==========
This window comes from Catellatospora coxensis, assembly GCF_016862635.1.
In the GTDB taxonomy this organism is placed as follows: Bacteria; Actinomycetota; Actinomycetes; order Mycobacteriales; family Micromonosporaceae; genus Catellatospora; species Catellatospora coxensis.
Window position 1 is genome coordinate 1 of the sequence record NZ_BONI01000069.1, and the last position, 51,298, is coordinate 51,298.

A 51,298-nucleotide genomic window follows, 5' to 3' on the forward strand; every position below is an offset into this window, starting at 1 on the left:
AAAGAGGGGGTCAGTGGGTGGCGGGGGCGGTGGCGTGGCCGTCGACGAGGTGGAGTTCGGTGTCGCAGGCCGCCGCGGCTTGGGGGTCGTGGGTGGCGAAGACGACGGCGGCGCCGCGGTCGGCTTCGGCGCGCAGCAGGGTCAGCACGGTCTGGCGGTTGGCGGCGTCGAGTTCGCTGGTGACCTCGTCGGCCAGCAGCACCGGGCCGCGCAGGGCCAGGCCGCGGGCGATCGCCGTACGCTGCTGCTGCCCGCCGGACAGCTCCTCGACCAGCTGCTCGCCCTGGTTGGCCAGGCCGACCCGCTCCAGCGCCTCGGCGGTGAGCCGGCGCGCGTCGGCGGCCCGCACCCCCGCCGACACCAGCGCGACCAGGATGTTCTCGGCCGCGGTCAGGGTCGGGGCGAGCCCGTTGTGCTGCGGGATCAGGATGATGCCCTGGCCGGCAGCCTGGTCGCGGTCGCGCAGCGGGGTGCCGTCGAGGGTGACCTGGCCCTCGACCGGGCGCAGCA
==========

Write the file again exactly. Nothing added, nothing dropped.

This window comes from Catellatospora coxensis, assembly GCF_016862635.1.
In the GTDB taxonomy this organism is placed as follows: Bacteria; Actinomycetota; Actinomycetes; order Mycobacteriales; family Micromonosporaceae; genus Catellatospora; species Catellatospora coxensis.
Window position 1 is genome coordinate 1 of the sequence record NZ_BONI01000069.1, and the last position, 51,298, is coordinate 51,298.

A 51,298-nucleotide genomic window follows, 5' to 3' on the forward strand; every position below is an offset into this window, starting at 1 on the left:
AAAGAGGGGGTCAGTGGGTGGCGGGGGCGGTGGCGTGGCCGTCGACGAGGTGGAGTTCGGTGTCGCAGGCCGCCGCGGCTTGGGGGTCGTGGGTGGCGAAGACGACGGCGGCGCCGCGGTCGGCTTCGGCGCGCAGCAGGGTCAGCACGGTCTGGCGGTTGGCGGCGTCGAGTTCGCTGGTGACCTCGTCGGCCAGCAGCACCGGGCCGCGCAGGGCCAGGCCGCGGGCGATCGCCGTACGCTGCTGCTGCCCGCCGGACAGCTCCTCGACCAGCTGCTCGCCCTGGTTGGCCAGGCCGACCCGCTCCAGCGCCTCGGCGGTGAGCCGGCGCGCGTCGGCGGCCCGCACCCCCGCCGACACCAGCGCGACCAGGATGTTCTCGGCCGCGGTCAGGGTCGGGGCGAGCCCGTTGTGCTGCGGGATCAGGATGATGCCCTGGCCGGCAGCCTGGTCGCGGTCGCGCAGCGGGGTGCCGTCGAGGGTGACCTGGCCCTCGACCGGGCGCAGCA